Keep in mind, the Obama policy of withdrawal from Iraq and Syria led to the rise of ISIS and increased Iranian influence. As for whether or not Iran threatens American interests, it threatens the world oil supply… which might impact the world economy.

And Friedman continues, blaming Trump for the behavior of Iran and our allies. He is suggesting that Iran would not have been a problem, were it not for Trump. Eli Lake refuted that assertion before Friedman even made it. Note who he considers our allies:

Trump could have gone to Germany, France, the U.K., Russia and China and said: “Let’s improve the Iran deal. Let’s demand the Iranians extend their nuclear weapons freeze for 10 more years — from 15 years to 25 — and restrict all their missile testing to the radius of the Middle East.” If he had, there was a good chance Trump could have achieved a decent improvement on the deal. Instead, he wanted to show that he could transform Iran and one-up Obama.

The weak nations of Western Europe are opposing America because they are fighting for relevance. As for the notion that Russia and China would happily join us in asking Iran, nicely, to add a few years onto an empty agreement, Friedman is dreaming. They are not going to do anything that makes America look like a leader.

Doesn’t Friedman recognize that such a show of weakness would incite Iran to demand more concessions? Such a new deal would do nothing to diminish Iranian influence in Syria and Iraq.

As for North Korea, Trump did reach out to Chairman Kim Jongun. He tried to negotiate. Or better, we should say that he is in the process of negotiating. North Korea has made some constructive steps toward an eventual reconciliation with South Korea… and, as they say, the negotiation game is on. We do not know how it will work out, but surely Friedman is wrong to say that Trump is merely doing what Obama did… that is: nothing.

So, it might be that Trump is out of his depth in foreign policy. But, then again, so was Obama. It might be that Trump should have made nice with Iran. But, then again, Obama tried that; it did not work. The nuclear deal guaranteed the eventual proliferation of nuclear weapons in the Middle East.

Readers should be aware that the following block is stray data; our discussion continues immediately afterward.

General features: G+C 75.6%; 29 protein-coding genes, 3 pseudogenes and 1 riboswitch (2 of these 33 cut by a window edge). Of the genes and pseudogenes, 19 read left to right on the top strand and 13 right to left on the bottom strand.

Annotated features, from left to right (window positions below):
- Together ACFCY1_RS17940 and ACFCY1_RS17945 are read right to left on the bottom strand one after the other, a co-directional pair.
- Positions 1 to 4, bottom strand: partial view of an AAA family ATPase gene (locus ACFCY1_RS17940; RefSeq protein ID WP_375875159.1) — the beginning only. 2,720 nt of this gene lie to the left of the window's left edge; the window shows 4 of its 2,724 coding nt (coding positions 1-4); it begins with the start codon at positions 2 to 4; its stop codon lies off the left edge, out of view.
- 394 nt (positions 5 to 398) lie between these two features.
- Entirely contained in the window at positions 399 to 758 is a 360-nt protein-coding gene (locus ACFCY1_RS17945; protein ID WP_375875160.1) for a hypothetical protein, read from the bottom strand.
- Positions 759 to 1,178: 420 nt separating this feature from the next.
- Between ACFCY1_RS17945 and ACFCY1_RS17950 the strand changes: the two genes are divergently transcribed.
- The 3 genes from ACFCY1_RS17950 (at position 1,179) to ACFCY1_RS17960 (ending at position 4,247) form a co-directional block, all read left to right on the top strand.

As for Trump’s being nice to Chairman Kim, the issue is not Trump’s love of dictators. As William Ury of the Harvard Negotiation Project put it, being nice to your negotiating partner while being tough about what you will accept is good negotiating strategy. I have already written about this. Apparently, Friedman did not read it.

We feel compelled to conclude that Friedman wants Trump to be more like Obama. But then, if America had wanted more Obama in 2016 it could have elected his ex-Secretary of State. If America said anything in 2016, it repudiated the Obama administration, decisively, and even the Democratic party.

We do not know how this is going to work out. We do not know whether or not Trump can negotiate a new trade deal with China. We do know that we would be fools to rely on Western Europe and Russia and China to help solve the world’s problems.


Sam L. said...

I'm reasonably certain that Trump wants to two- or three-up Obama, and I expect it won't be hard for him to to accomplish. Trump's a "happy warrior", and Obama wasn't, neither happy nor warrior.

Sam L. said...

"And Friedman is correct to point out that Trump often seems to make policy via tweet. Apparently, this confuses his foreign policy team and sows international consternation. Surely, it is not a good thing." There's an old military toast, which is highly appropriate here: "CONFUSION TO THE ENEMY!" And Trump does confuse them.